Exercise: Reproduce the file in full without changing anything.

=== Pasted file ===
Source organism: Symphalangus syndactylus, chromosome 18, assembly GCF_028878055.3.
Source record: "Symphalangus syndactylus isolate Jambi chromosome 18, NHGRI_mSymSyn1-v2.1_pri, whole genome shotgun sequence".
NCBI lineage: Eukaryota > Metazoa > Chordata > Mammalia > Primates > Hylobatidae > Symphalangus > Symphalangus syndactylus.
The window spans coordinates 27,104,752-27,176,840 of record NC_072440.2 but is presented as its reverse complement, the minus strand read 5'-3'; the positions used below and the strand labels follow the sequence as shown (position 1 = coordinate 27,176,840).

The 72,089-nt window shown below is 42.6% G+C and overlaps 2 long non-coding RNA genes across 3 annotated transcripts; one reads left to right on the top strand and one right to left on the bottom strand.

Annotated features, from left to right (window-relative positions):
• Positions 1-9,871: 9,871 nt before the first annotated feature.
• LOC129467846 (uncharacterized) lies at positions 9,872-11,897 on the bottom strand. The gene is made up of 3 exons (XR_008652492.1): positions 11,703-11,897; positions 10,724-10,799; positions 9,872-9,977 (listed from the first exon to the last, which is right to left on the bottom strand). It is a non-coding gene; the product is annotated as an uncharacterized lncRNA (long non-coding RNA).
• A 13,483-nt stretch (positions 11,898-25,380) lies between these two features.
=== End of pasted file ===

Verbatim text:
Source organism: Symphalangus syndactylus, chromosome 18, assembly GCF_028878055.3.
Source record: "Symphalangus syndactylus isolate Jambi chromosome 18, NHGRI_mSymSyn1-v2.1_pri, whole genome shotgun sequence".
NCBI lineage: Eukaryota > Metazoa > Chordata > Mammalia > Primates > Hylobatidae > Symphalangus > Symphalangus syndactylus.
The window spans coordinates 27,104,752-27,176,840 of record NC_072440.2 but is presented as its reverse complement, the minus strand read 5'-3'; the positions used below and the strand labels follow the sequence as shown (position 1 = coordinate 27,176,840).

The 72,089-nt window shown below is 42.6% G+C and overlaps 2 long non-coding RNA genes across 3 annotated transcripts; one reads left to right on the top strand and one right to left on the bottom strand.

Annotated features, from left to right (window-relative positions):
• Positions 1-9,871: 9,871 nt before the first annotated feature.
• LOC129467846 (uncharacterized) lies at positions 9,872-11,897 on the bottom strand. The gene is made up of 3 exons (XR_008652492.1): positions 11,703-11,897; positions 10,724-10,799; positions 9,872-9,977 (listed from the first exon to the last, which is right to left on the bottom strand). It is a non-coding gene; the product is annotated as an uncharacterized lncRNA (long non-coding RNA).
• A 13,483-nt stretch (positions 11,898-25,380) lies between these two features.